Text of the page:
Clause 44 - Forfeiture of vehicles

Part of Clean Neighbourhoods and Environment Bill – in a Public Bill Committee am 11:15 am ar 25 Ionawr 2005.

Danfonwch hysbysiad imi am ddadleuon fel hyn

Photo of Elliot Morley Elliot Morley Minister of State (Environment and Agri-Environment), Department for Environment, Food and Rural Affairs 11:15, 25 Ionawr 2005

I thank my hon. Friends for the strong support that they have given. The various circumstances of confiscation are covered in subsection (7). It outlines what the courts should take into account, such as the value of the vehicle, the likely financial effects on the offender, and

''the offender's need to use the vehicle for lawful purposes'', which probably covers the point made by the hon. Member for Guildford. However, the court's decision would depend on the circumstances. Someone may have been towing a caravan with a battered old transit van, but if it was not worth much, they could go out and buy another one. The court will take the circumstances into account, and must also have regard to whether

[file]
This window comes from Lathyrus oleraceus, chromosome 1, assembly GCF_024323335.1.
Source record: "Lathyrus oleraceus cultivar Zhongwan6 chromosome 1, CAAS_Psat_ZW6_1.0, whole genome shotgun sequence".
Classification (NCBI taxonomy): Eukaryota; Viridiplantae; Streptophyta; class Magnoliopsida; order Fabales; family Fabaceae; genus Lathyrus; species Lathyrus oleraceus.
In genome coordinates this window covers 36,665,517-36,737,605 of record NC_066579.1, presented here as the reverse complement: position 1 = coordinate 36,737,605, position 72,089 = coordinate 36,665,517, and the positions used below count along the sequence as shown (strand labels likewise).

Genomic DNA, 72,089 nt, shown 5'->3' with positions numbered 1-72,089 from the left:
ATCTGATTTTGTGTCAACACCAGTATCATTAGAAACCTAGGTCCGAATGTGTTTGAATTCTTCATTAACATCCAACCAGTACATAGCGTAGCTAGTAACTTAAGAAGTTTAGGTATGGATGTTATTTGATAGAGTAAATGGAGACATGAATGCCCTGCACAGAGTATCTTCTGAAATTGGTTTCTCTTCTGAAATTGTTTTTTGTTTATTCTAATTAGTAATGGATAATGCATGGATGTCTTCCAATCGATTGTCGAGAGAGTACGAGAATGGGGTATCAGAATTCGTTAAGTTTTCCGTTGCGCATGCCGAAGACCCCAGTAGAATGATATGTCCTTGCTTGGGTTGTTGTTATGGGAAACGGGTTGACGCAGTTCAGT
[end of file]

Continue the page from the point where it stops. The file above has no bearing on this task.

''the offender is engaged in a business which consists wholly or partly in activities which are unlawful by virtue of section 33.''

There is also the question of repeat offending. Someone who is a repeat offender would get much less sympathy from the court when deciding how the measure should be applied than others might.

The provision is effective. People try to avoid penalties, but if someone is engaged in illegal activities—some of which could be worth a great deal of money—the sanction of confiscating the vehicle is important. The provision also sends a clear message to people who are involved in domestic fly-tipping that that is not a minor issue, and that their car is at risk. I have already made that point in press notices to my local paper. It is a significant sanction, because we are dealing with significant offences. I hope that the Committee will support the clause.

Question put and agreed to.

Clause 44 ordered to stand part of the Bill.